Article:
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Gray v. Colvin

United States District Court, W.D. New York

August 19, 2014



DAVID G. LARIMER, District Judge.


Plaintiff Tursha Gray ("Gray"), brings this action under 42 U.S.C. ยง 405(g) to review the final determination of the Commissioner of Social Security ("the Commissioner") that he is not disabled under the Social Security Act, and therefore, is not entitled to Social Security disability benefits.

Plaintiff originally applied for Social Security disability insurance benefits on December 8, 2008 (Tr. 122-123).[1] He alleged that he had been disabled since September 25, 2008, due primarily to neck, shoulder and back pain. Plaintiff's application was initially denied. Plaintiff then requested a hearing before an administrative law judge ("ALJ").

The hearing was held before ALJ Michael Devlin on April 14, 2010. (Tr. 44-71). ALJ Devlin determined that plaintiff was not disabled under the Act (Tr. 22-37), and that decision became the final decision of the Commission on July 16, 1012 when the Appeals Council denied plaintiff's request for review. (Tr. 1-6). This appeal followed.

The Commissioner has moved (Dkt. #5) and plaintiff has cross moved (Dkt. #7) for judgment on the pleadings pursuant to Fed. R. Civ. Proc. 12(c). For the reasons that follow, the Commissioner's decision is affirmed.


Familiarity with the pertinent facts, summarized below, is presumed.

Plaintiff was born August 15, 1963 and is presently 50 years old. He has an eleventh-grade education and past relevant work as a chemist, cook, motor vehicle detailer, machine operator, warehouse shipping and receiving worker, and temporary employee. On September 1, 2005, plaintiff was injured at work when a forklift drove into his desk and crushed him between the desk and a barrel of chemicals, injuring plaintiff's back, left arm, left shoulder and left leg and foot. (Tr. 223-224). Plaintiff thereafter consistently complained of back and leg pain, and was diagnosed with a partial left rotator cuff tear and lumbosacral strain, and treated with pain medications. (Tr. 223-226). In connection with his application for Workers' Compensation, two treating physician's assistants concluded that he was, for Workers' Compensation purposes, 50% disabled at that time, and was to lift no more than 25 pounds, limit bending and twisting, and work only part-time (5 hour days), light duty. (Tr. 253).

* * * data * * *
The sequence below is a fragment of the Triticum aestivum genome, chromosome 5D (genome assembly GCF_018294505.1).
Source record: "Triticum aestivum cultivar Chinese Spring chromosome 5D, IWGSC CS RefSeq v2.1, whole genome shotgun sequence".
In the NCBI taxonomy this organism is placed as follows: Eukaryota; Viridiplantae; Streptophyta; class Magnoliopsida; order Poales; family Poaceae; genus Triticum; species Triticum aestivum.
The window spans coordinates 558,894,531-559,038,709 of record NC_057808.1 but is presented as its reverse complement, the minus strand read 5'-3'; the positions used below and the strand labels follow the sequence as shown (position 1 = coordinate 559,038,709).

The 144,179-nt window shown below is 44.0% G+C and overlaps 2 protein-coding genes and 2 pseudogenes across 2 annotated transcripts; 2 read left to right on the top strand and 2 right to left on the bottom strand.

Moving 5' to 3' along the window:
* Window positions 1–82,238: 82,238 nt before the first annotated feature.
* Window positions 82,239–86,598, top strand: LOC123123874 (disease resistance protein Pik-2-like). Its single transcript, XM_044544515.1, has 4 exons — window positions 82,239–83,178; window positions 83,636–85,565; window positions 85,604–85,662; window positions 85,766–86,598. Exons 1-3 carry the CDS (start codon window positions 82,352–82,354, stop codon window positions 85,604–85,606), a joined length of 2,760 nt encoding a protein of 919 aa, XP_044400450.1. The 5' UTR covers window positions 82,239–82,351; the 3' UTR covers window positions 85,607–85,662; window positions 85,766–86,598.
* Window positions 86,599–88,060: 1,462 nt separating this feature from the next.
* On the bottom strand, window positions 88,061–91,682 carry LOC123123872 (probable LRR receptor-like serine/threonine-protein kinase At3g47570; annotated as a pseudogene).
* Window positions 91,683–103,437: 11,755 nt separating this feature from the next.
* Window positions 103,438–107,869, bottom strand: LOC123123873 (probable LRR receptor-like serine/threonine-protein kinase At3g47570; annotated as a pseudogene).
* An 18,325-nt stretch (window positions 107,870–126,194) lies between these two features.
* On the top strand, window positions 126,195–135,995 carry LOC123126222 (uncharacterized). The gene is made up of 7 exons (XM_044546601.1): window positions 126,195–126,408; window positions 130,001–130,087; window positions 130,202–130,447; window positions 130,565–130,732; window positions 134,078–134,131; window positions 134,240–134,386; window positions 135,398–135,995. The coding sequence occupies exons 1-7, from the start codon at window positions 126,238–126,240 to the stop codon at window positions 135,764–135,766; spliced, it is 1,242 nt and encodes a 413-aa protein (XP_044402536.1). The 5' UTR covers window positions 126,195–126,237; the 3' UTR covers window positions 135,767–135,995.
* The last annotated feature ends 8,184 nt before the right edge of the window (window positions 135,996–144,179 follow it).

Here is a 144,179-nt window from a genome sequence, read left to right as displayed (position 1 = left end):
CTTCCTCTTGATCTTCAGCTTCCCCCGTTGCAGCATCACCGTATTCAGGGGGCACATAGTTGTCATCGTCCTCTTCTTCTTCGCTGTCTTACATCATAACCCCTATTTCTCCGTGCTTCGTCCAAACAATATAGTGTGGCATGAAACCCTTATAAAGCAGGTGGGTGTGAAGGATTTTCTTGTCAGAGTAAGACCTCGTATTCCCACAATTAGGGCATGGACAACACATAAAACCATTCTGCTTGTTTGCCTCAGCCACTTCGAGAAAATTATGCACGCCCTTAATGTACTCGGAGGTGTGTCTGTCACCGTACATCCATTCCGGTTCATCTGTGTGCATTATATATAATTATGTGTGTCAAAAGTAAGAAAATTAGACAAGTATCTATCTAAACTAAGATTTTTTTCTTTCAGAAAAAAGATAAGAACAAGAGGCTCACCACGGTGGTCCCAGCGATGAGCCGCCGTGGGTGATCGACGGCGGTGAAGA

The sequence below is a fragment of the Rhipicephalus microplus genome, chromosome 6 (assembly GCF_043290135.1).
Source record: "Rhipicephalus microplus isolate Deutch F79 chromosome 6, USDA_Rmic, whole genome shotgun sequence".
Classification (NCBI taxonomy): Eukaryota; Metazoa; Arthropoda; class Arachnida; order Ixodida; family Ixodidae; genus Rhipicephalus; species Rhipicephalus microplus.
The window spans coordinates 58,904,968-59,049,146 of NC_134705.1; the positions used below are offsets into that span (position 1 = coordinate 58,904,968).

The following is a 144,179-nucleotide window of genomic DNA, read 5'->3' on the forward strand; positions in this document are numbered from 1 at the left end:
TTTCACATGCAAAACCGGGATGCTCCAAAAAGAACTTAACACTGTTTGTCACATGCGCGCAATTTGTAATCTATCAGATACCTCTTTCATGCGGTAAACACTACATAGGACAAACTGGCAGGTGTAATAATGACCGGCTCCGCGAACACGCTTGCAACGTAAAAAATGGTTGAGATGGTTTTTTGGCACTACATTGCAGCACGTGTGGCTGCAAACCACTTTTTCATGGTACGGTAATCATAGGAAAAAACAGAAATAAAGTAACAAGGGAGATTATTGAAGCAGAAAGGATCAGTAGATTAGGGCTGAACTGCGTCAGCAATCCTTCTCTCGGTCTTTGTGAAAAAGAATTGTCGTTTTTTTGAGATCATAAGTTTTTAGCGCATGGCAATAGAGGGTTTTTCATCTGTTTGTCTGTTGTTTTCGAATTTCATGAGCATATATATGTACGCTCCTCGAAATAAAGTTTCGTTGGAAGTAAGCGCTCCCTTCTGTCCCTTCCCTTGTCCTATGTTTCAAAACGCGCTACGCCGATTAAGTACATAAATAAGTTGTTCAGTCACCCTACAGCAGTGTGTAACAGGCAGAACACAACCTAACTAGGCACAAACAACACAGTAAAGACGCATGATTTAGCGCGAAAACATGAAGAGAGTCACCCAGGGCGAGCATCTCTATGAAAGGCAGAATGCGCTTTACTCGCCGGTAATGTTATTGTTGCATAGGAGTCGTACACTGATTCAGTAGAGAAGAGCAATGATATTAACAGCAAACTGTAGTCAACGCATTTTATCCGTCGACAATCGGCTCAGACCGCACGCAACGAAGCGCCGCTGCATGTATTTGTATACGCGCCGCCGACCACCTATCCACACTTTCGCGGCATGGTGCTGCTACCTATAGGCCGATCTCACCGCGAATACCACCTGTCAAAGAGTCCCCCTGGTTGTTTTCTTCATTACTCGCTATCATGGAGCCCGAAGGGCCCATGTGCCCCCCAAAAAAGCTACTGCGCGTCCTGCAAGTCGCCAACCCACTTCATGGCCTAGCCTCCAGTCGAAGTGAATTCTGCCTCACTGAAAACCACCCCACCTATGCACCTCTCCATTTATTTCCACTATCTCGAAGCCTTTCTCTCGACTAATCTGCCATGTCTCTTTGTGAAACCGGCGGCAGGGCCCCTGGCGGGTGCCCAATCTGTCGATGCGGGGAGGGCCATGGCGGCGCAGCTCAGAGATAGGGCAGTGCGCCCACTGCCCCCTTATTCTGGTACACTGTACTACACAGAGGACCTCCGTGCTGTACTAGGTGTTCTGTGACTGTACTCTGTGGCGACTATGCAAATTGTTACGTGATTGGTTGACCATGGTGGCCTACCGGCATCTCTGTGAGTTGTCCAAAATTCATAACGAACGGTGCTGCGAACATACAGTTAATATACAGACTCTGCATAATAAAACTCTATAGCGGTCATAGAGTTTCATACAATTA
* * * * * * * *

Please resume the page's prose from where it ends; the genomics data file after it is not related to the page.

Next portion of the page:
Plaintiff returned to work on a part-time basis. On September 24, 2008 (the day before his alleged disability onset date), plaintiff sustained a whiplash injury in a motor vehicle accident. (Tr. 287). At subsequent medical visits, plaintiff complained of ongoing back and neck pain, and was treated with pain medications. On November 7, 2008, plaintiff's treating nurse practitioner, Diane Olejar ("Olejar"), opined that plaintiff had achieved "maximum medical improvement, " stating that plaintiff had moderate impairment in his left shoulder and lower back, which resulted in the following exertional restrictions: limited reaching above the shoulder, lifting no more than 25 pounds, and pushing and pulling no more than 50 pounds. (Tr. 288). Olejar's treatment of plaintiff was supervised, and her treatment notes signed, by occupational medicine specialist Dr. Karl Auerbach. Id.

At the hearing, the ALJ heard testimony from a vocational expert ("VE"), Peter Manzi. The ALJ asked the VE whether an individual of plaintiff's age and background, with a high school education and the ability to lift and carry 10 pounds frequently and 20 pounds occasionally, stand or walk at least two hours and sit for at least six hours out of an 8-hour workday, push/pull no more than10 pounds with the upper extremities and only occasionally climb ramps and stairs, balance, stoop, kneel, crouch, crawl, reach, handle and finger with the dominant left arm and hand, and less than occasionally climb ladders, ropes and scaffolds, could perform work existing in significant numbers in the national economy. (Tr. 67). The VE replied that such an individual could perform the sedentary, unskilled positions of call-out operator, with 16, 011 jobs in the national economy and 55 in the Finger Lakes region, and surveillance system monitor, with 16, 763 jobs in the national economy and 63 in the Finger Lakes region. (Tr. 67-68)[2].

When asked whether jobs would exist for such an individual if additional limitations were added, including no more than occasional and no repetitive looking up, down or sideways, and/or the ability to alternate between sitting and standing every half-hour, the VE testified that only the surveillance system monitor position could still be performed with any or all of those additional limitations. (Tr. 68).


I. Standard for Determining ...

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